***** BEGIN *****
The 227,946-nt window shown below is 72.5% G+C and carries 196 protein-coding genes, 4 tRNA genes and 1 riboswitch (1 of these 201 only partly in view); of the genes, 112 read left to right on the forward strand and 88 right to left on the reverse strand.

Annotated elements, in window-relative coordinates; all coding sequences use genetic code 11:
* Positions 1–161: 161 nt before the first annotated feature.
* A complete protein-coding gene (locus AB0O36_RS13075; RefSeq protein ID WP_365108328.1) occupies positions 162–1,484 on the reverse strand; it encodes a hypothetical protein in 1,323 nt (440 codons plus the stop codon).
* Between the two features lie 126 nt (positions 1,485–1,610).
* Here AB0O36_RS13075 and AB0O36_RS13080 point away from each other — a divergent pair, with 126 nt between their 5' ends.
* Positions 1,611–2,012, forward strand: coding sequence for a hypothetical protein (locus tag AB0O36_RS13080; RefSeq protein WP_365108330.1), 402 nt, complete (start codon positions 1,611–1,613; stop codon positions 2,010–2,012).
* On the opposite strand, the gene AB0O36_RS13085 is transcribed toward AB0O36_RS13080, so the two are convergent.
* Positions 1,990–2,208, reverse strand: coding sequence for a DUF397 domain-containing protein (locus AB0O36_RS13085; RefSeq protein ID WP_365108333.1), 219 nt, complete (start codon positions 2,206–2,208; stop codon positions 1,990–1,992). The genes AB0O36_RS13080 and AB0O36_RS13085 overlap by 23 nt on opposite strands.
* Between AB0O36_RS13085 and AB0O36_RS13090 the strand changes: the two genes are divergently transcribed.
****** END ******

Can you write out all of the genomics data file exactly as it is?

The 227,946-nt window shown below is 72.5% G+C and carries 196 protein-coding genes, 4 tRNA genes and 1 riboswitch (1 of these 201 only partly in view); of the genes, 112 read left to right on the forward strand and 88 right to left on the reverse strand.

Annotated elements, in window-relative coordinates; all coding sequences use genetic code 11:
* Positions 1–161: 161 nt before the first annotated feature.
* A complete protein-coding gene (locus AB0O36_RS13075; RefSeq protein ID WP_365108328.1) occupies positions 162–1,484 on the reverse strand; it encodes a hypothetical protein in 1,323 nt (440 codons plus the stop codon).
* Between the two features lie 126 nt (positions 1,485–1,610).
* Here AB0O36_RS13075 and AB0O36_RS13080 point away from each other — a divergent pair, with 126 nt between their 5' ends.
* Positions 1,611–2,012, forward strand: coding sequence for a hypothetical protein (locus tag AB0O36_RS13080; RefSeq protein WP_365108330.1), 402 nt, complete (start codon positions 1,611–1,613; stop codon positions 2,010–2,012).
* On the opposite strand, the gene AB0O36_RS13085 is transcribed toward AB0O36_RS13080, so the two are convergent.
* Positions 1,990–2,208, reverse strand: coding sequence for a DUF397 domain-containing protein (locus AB0O36_RS13085; RefSeq protein ID WP_365108333.1), 219 nt, complete (start codon positions 2,206–2,208; stop codon positions 1,990–1,992). The genes AB0O36_RS13080 and AB0O36_RS13085 overlap by 23 nt on opposite strands.
* Between AB0O36_RS13085 and AB0O36_RS13090 the strand changes: the two genes are divergently transcribed.